) 294 – 296 . V. M. Butnariu : Răspândirea Monedelor Bizantine Din Secolele VI–VII În Teritoriile Carpatodunărene (The Diffusion Of Byzantine Coins From The 6th–7th Century In The Carpatho-Danubian Region) . Bsnr 131–133 ( 1983–1985)  199
Andrid (Érendréd) is located in the Southwestern part of Satu-Mare county, to 23 km southwest to city of Carei (Nagykároly) along the road 108, in the Valley of Ier (Ér). This area is very rich in archaeological settlements. The village was first mentioned in 1398, as a territory of Endrédy family. From Andrid’s territory we know different archaeological finds from the Middle Neolitihic to the Late Medieval Period. The solidus imitation was find in the summer of 2009 by Cs. Tóth, on the left part of the road Andrid-Chereuşa, at Andrid-Legelő. He grands the finds to the Carei Local Museum. The goldplated solidus imitation can be dated on the Avaric period, at the 7th century A.D.
In this paper we present and analyse the 6th–7th-century Byzantine coins found at Orosháza and its surroundings. The first Byzantine coin – a follis of Justinian I – was found in Szentetornya in 1877. Using metal detectors during archaeological survey eight Byzantine coins had come to light: a follis of Justinian I, five folles, a half-follis of Justin II, and two folles of Heraclius. A greater part of them was accurately identified. Here we'll analyse their role outside the Byzantine Empire, as compared to the coin circulation in the Avar Age Carpathian Basin. We try to answer the question why Byzantine coins relatively frequently occurred at Orosháza and its surroundings.
A solidus of Constantine VII and Roman II from Marosújvár/Ocna Mures. The paper deals with a solidus of Constantine VII and Romanos II which was found in 1861 in Marosújvár (today Ocna Mureş, Romania). A drawing and a description of the finding circumstances was sent to Carl Torma, historian of antiquity by the engineer Franz Pošepny. From Transylvania only half a dozen Byzantine coins of the 9th–10th centuries are known. The majority of the Byzantine coins known from the Carpathian Basin belong to the reign of Constantine VII and Roman II, and were given to the Hungarians as a gift or subsidium. The author in his study gives an evaluation of it.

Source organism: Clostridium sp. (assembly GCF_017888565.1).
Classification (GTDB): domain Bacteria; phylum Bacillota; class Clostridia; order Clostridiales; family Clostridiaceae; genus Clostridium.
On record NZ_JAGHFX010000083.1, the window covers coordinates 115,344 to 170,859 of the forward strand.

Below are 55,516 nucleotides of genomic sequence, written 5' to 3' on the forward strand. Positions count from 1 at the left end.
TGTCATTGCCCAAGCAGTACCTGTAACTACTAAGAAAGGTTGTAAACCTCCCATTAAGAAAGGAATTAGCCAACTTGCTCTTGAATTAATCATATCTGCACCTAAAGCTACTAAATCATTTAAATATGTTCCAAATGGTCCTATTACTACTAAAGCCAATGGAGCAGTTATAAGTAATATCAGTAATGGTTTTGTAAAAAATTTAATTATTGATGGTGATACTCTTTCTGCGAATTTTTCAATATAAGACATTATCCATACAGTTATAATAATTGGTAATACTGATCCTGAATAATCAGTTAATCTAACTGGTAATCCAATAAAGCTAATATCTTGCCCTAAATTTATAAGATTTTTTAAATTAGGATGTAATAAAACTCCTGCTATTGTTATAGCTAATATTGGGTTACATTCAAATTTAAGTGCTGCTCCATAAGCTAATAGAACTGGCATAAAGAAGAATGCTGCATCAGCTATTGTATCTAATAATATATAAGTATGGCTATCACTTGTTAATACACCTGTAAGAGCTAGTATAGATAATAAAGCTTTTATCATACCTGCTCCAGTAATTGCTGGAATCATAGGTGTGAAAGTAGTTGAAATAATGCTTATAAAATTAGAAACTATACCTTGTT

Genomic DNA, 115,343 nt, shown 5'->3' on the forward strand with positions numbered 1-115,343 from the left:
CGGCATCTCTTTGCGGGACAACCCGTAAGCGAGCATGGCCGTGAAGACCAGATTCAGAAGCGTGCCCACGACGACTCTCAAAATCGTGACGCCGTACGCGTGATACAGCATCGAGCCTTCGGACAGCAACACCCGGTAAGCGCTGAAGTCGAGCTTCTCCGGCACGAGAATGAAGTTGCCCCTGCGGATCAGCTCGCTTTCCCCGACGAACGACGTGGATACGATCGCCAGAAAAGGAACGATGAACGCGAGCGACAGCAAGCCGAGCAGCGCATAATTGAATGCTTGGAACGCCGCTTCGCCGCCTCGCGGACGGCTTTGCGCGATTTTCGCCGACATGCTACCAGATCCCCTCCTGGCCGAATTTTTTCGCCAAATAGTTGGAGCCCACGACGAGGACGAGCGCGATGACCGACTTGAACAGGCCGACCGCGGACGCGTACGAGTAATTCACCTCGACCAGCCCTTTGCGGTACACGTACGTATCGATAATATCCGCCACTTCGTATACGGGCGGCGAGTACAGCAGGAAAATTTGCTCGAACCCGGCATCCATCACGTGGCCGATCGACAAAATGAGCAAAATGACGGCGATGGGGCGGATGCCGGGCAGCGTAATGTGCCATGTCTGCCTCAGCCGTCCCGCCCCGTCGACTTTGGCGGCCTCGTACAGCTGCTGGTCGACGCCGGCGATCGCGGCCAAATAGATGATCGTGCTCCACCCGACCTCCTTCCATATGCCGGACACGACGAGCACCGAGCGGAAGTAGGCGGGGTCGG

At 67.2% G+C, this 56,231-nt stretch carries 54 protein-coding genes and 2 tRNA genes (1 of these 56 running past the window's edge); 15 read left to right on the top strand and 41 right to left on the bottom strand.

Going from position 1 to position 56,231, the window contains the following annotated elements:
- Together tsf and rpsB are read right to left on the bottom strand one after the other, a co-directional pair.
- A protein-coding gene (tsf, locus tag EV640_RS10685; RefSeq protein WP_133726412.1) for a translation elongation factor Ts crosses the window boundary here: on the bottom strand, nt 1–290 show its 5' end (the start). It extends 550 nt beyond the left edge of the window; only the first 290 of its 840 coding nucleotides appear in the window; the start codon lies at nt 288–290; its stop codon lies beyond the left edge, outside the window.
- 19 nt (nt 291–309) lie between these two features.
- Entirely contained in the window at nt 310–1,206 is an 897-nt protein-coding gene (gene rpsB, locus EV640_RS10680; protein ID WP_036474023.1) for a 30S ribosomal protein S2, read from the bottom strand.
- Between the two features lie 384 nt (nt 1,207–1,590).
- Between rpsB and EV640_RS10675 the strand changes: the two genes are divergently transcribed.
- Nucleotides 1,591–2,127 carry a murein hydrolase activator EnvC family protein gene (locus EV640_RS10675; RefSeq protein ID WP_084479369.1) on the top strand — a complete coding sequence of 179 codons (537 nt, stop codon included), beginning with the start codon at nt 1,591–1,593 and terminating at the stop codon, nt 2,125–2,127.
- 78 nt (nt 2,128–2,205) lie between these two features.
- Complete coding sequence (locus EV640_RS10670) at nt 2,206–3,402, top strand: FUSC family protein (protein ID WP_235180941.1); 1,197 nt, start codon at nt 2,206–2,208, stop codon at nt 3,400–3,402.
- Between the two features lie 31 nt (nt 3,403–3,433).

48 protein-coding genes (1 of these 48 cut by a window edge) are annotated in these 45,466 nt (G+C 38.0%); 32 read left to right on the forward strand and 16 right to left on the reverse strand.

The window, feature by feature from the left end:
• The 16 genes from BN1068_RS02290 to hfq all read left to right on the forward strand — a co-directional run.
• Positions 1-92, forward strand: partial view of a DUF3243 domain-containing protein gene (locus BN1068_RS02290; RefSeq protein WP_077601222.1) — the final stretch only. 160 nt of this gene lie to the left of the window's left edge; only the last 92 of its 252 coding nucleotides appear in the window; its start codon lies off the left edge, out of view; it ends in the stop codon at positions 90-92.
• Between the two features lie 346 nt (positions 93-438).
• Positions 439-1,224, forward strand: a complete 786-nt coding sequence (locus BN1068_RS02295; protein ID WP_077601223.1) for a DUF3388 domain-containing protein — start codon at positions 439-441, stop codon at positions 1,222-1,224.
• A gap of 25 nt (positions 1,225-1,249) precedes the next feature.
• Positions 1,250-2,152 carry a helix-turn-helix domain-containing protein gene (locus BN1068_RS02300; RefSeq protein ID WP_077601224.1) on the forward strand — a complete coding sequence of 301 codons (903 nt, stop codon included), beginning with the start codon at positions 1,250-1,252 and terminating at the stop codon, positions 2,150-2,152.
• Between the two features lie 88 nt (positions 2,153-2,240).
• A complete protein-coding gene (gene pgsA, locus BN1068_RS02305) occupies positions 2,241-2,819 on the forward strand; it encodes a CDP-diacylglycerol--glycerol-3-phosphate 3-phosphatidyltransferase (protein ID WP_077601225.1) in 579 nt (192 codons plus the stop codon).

149 169 Pásztor, A., Vida, T. 1991 Bizánci éremleletes sír Budakalászról (Grave from Budakalász with a byzantine coin find). StCom 22, 241-253. Bizánci
Methodological and interpretational problems in the dating of 6–7th centuries AD on the Great Hungarian Plain•
Comments to Sándor Gulyás, Csilla Balogh, Antónia Marcsik and Pál Sümegi: Simple calibration versus Bayesian modeling of archeostatigraphically controlled 14 C ages in an early Avar age cemetery from SE Hungary: results, advantages, pitfalls
A Kr. u. 6–7. századkeltezésének módszertani és értelmezési problémái az Alföldön•
Megjegyzések Sándor Gulyás–Csilla Balogh–Antónia Marcsik–Pál Sümegi: Simple calibration versus Bayesian modeling of archeostatigraphically controlled 14 C ages in an early Avar age cemetery from SE Hungary: results, advantages, pitfalls című tanulmányához
-Saxon burials to those they raised, which have not been utilized by the authors. By studying these, the authors would have avoided making fundamental methodological errors that could only serve as a counterexample to Bayesian modeling. Byzantine coins placed in
Invasion or inflation? Sixth- to Seventh-Century Byzantine Coin Hoards in Eastern and Southeastern Europe. AnnNapNum 43, 65-224. Invasion or inflation? Sixth- to Seventh-Century Byzantine Coin Hoards in Eastern and Southeastern
times, sometime after the beginning of the Islamic period. References DOS 1: Bellinger , A. R. : Catalogue of the Byzantine Coins in the Dumbarton Oaks Collection and in the Whittemore Collection. 1 .: Anastasius I to Maurice . Washington D